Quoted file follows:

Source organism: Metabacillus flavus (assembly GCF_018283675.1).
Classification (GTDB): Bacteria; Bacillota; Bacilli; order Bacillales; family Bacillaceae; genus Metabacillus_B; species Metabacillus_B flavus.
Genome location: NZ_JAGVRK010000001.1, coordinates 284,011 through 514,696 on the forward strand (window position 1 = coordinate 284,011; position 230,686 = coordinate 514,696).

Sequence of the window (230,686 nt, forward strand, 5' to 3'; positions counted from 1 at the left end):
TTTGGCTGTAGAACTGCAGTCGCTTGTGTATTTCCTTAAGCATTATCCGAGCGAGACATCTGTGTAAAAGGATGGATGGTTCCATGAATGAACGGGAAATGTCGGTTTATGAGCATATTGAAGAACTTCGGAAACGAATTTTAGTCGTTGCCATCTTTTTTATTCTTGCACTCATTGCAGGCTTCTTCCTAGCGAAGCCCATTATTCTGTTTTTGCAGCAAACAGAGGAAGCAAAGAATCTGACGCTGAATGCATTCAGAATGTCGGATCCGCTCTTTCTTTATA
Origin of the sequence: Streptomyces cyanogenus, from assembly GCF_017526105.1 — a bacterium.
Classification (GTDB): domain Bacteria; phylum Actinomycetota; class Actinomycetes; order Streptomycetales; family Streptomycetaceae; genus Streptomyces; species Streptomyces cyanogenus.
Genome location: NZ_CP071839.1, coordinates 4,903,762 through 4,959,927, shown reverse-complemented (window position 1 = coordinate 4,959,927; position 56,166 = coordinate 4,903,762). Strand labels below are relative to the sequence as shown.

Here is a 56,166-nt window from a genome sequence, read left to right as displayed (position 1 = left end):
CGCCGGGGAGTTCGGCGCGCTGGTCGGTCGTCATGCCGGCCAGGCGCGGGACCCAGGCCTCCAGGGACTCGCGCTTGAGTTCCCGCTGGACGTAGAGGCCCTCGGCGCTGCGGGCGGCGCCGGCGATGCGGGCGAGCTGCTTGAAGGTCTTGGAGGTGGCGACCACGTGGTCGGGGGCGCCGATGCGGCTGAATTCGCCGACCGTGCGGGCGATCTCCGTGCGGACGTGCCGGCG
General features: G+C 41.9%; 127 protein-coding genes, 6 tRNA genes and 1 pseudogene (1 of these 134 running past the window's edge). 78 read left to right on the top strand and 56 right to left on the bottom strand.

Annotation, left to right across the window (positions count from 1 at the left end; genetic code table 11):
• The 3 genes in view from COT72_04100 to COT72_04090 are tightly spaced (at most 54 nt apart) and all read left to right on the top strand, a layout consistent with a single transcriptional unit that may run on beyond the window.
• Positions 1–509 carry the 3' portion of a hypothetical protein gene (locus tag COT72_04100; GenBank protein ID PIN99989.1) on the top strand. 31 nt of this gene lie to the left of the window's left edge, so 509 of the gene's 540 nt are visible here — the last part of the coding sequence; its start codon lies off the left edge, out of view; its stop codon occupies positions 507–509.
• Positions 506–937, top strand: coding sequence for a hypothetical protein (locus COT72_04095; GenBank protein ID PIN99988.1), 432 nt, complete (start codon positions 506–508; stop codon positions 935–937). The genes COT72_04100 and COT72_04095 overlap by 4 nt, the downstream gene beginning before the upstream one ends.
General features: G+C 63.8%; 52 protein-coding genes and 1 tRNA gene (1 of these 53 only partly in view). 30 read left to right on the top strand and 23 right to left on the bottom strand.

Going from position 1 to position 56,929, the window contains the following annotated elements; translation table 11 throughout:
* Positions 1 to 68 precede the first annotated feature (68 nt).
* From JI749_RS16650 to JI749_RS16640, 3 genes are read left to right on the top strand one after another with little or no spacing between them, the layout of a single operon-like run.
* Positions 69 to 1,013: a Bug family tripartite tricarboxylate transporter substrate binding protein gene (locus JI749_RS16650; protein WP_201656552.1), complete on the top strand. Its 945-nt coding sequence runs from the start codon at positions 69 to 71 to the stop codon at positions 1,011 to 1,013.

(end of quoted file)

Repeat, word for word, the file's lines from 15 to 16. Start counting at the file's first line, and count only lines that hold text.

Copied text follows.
• Positions 506–937, top strand: coding sequence for a hypothetical protein (locus COT72_04095; GenBank protein ID PIN99988.1), 432 nt, complete (start codon positions 506–508; stop codon positions 935–937). The genes COT72_04100 and COT72_04095 overlap by 4 nt, the downstream gene beginning before the upstream one ends.
General features: G+C 63.8%; 52 protein-coding genes and 1 tRNA gene (1 of these 53 only partly in view). 30 read left to right on the top strand and 23 right to left on the bottom strand.